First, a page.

Stripping 88 Gt Wiring Harness. Help Please!


New Member
Jul 14, 2017
So I have an 88 GT that is going to be a track only car and I want to strip the wiring "back to basics" essentially. What I really want to know is what I need to keep on my harness for the car to run and drive and do all that good stuff. I want to do a switch panel ignition and I am probably buying a MSD box kit from LMR. I just want the car to run and drive with out all the emissions stuff and hvac stuff. Thanks to any that reply!


Put lubricant all over the balls
Mod Dude
Feb 18, 2001
staying EFI? If so, there's really not much, and the effort to remove individual wires through the looms may net you 1 lb of savings. Plus if the car is still speed density, you will need to add wiring.

Make enough HP and it won't matter
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StangNet's favorite TOOL
SN Certified Technician
Mar 10, 2000
Dublin GA
@Mustang5L5 is right - Speed Density does not tolerate major engine modifications well.

Speed Density uses Manifold vacuum (MAP), Throttle position (TPS) and RPM, & Air Temperature (ACT) to guess how much air the engine is pulling in. Then it uses all of them plus the O2 and ECT sensors to calculate the air/fuel mixture. It is dependent on steady manifold vacuum and minimal changes in airflow from the stock engine configuration to maintain the proper air/fuel ratio. Change the airflow or vacuum too much and the computer can't compensate for the changes, and does not run well. Forget about putting a supercharger, turbocharger or monster stroker crank in a Speed Density engine, because the stock computer tune won’t handle it. Every time you seriously change the airflow through the engine, you need a new custom burned chip to make the engine run at peak performance.

Mass Air uses a Mass Air Flow meter (MAF) to actually measure how much air is being pulled into the engine. The computer uses this information and inputs from the O2, TPS, ACT, ECT, RPM and Barometric Pressure (Baro) sensors to calculate the proper air/fuel ratio. It is very tolerant of changes in airflow and vacuum and tolerates wild cams, high flowing heads, and changes in displacement with minimal difficulties. Larger injectors can be used with an aftermarket calibrated MAF or a custom dyno tune. This makes it possible to use the stock computer with engine displacements from 302-408 cu in, and make many modifications without a custom dyno tune chip. Put a new intake manifold on your 331 stroker and the computer figures out how much more fuel to deliver without having to have a new chip burned to accommodate the extra airflow.

MASS air conversion instructions from FREE

Revised 2 Aug 2014 to add new links to conversion harness suppliers, diagram for repining computer wiring connector and YouTube video

A9L (5 Speed) computer from junkyard $100-$150
A3M (5 Speed) computer from junkyard $100-$150
A9P (Auto or in a pinch, it will work in a 5 Speed car) computer from junkyard $100-$150
70MM MAF from 94-95 Mustang GT - $40-$70
MASS Air wiring harness kit $30-$85

The whole thing is probably less than $300 using junkyard parts.

A9L computers are 5 speed only
A9P computers are automatic, but will work with a 5 speed.

The conversion harness seems to work well for most folks. It avoids the compatibility problems in using a harness from the junkyard. Simple and cheap, actually less work that swapping the wiring harness.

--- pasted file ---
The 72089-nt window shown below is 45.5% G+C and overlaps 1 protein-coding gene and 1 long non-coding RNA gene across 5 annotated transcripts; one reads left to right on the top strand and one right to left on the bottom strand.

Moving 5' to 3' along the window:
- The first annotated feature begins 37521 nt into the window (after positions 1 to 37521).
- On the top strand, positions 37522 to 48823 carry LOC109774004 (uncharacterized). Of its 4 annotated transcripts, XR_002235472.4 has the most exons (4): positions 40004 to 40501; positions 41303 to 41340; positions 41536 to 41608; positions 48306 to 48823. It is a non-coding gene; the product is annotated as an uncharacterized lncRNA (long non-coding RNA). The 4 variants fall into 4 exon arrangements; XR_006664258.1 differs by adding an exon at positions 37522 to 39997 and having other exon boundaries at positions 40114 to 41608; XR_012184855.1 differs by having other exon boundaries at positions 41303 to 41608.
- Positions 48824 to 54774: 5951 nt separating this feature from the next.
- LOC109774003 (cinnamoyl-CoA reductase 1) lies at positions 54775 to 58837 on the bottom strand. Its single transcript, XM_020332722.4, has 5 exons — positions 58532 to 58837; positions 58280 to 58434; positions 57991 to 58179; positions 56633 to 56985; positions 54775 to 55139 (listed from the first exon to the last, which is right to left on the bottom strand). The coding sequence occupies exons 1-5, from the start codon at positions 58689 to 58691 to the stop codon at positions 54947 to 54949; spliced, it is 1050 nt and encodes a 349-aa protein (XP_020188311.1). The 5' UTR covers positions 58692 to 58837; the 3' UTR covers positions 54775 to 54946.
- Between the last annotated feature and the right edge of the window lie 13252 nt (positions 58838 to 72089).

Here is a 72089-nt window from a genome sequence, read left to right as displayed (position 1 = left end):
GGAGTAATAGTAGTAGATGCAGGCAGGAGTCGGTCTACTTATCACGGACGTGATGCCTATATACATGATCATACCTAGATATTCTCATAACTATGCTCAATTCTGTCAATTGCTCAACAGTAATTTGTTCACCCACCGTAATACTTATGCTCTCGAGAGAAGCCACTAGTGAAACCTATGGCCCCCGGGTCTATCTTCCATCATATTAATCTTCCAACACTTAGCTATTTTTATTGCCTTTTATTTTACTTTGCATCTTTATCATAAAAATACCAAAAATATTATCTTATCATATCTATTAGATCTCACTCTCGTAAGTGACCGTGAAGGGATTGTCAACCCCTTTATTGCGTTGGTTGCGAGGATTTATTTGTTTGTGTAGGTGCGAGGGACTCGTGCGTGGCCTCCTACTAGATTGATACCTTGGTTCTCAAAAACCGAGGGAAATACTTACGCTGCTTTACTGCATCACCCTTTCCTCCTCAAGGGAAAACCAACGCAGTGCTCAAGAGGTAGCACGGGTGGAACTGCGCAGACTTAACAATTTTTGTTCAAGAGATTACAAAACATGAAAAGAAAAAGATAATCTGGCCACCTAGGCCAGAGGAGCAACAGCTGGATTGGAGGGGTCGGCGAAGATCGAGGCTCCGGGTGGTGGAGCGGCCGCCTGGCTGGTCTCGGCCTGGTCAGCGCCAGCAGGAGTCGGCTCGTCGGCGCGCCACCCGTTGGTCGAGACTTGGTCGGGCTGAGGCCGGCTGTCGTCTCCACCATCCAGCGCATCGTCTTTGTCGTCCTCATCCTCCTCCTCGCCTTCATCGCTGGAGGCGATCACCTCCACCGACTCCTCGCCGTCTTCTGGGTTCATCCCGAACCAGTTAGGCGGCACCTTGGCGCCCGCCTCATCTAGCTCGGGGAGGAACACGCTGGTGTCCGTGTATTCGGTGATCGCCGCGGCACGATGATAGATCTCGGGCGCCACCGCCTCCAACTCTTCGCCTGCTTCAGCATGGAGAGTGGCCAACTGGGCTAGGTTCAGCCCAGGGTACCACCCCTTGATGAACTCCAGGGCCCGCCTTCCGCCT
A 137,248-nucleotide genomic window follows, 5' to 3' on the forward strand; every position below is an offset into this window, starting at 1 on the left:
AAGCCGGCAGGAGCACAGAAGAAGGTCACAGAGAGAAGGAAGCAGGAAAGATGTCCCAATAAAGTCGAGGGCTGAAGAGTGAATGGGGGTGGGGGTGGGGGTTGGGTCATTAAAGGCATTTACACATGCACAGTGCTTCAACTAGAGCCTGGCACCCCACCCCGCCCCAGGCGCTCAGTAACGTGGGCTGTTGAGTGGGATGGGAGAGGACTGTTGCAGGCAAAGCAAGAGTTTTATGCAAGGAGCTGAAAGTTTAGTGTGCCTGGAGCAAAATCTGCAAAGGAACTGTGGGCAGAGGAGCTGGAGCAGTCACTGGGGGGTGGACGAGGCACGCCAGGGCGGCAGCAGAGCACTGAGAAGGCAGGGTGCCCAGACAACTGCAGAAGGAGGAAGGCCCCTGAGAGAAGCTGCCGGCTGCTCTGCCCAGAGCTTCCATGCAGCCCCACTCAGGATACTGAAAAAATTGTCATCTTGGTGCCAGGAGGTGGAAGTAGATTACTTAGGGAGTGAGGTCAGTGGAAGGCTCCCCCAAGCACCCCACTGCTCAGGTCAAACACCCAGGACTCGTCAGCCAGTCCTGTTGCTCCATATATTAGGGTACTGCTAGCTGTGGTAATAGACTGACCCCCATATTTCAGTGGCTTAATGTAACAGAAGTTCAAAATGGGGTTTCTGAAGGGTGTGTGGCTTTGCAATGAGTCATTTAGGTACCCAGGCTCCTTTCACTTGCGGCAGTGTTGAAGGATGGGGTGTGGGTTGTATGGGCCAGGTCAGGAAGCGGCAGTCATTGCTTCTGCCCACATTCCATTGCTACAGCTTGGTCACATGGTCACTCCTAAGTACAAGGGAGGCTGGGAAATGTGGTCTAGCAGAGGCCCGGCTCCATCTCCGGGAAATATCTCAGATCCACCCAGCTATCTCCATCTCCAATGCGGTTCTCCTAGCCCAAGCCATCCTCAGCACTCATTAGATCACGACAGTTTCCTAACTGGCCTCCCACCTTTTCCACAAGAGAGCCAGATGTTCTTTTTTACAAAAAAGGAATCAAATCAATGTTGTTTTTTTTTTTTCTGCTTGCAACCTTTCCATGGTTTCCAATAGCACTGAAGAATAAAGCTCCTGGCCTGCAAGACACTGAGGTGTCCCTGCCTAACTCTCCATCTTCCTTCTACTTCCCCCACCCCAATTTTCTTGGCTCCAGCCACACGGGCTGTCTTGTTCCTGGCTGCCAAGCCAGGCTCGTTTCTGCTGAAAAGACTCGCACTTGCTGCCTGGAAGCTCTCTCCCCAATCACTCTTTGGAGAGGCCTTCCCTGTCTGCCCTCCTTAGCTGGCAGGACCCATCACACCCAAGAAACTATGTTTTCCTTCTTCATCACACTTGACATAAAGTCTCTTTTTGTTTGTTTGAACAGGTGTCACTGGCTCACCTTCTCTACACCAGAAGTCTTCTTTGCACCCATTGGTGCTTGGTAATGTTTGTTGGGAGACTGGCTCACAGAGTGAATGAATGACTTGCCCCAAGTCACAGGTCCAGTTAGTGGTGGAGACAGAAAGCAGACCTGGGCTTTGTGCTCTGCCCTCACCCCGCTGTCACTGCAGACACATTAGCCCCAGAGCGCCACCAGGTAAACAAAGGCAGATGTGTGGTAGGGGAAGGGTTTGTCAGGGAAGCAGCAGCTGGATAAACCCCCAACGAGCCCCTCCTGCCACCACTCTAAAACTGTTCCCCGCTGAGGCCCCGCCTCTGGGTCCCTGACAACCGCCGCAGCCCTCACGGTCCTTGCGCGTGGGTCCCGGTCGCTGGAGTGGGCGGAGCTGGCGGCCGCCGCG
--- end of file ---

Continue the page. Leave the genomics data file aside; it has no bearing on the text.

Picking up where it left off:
Conversion Harness kits & parts

Youtube video how to do a Mass Air conversion using a conversion harness kit (somewhat long but useful)



Wire side 60 pin computer wiring harness connector

Computer side 60 pin computer wiring harness connector

If the idea of moving & soldering wires scares you, here's a list of compatible Mass Air wiring harnesses.

Copied from bbunt302
Just for reference, here's a list of all the compatible years:

89 harness should work for 86-89 as long as you're using mass air.
90 harness will only work in a 90. (because of air bags and dual dash connectors)
91 through early 92 harnesses should be compatible (single dash connector, fuel pump relay under driver's seat)

Late 92 through 93 harnesses may be compatible (single dash connector, fuel pump relay under the hood). You may end up running some extra wire for the fuel pump relay. Comments and input from someone who has actually used the 92-93 EFI harness would be nice.

Larger MAF to go with Mass Air conversion:
94-95 Mustang GT MAF - $40-$100. It is 70 MM instead of the stock 55 MM on regular stangs built prior to 94. It uses a slip on duct on the side that goes to the throttle body and a 4 bolt flange on the other. You need a flange adapter to fit the stock slip on air ducting that goes to the air box. Wiring plugs right in with no changes. *1 *2

*1.) Metal flange adapter Buy the TR70 for $40-$45 depending on if it’s on sale or not. Or spend some time on eBay looking for one that may fit.
Try AutoZone and ask for 81413 - Spectre / 3 in. Aluminum Intake Mass Air Flow Sensor Adapter at $12.00. You may have to order it online.

*2.) MAF & sensor interchange
The 94-95 Mustang 5.0 MAF & sensor is also found on:
1995-94 Mustang 3.8L F2VF-12B579-A2A,
1994-92 Crown Victoria 4.6L F2VF-12B579-A2A,
1995-94 Mustang, Mustang Cobra 5.0L F2VF-12B579-A2A,
1994-92 Town Car 4.6L F2VF-12B579-A2A,
1994-92 Grand Marquis 4.6L F2VF-12B579-A2A,
Evidently the –A1A, -A2A, AA, etc. on the end of the part number is a minor variant that did not change the operating specs. You should be able to ignore it and have everything work good.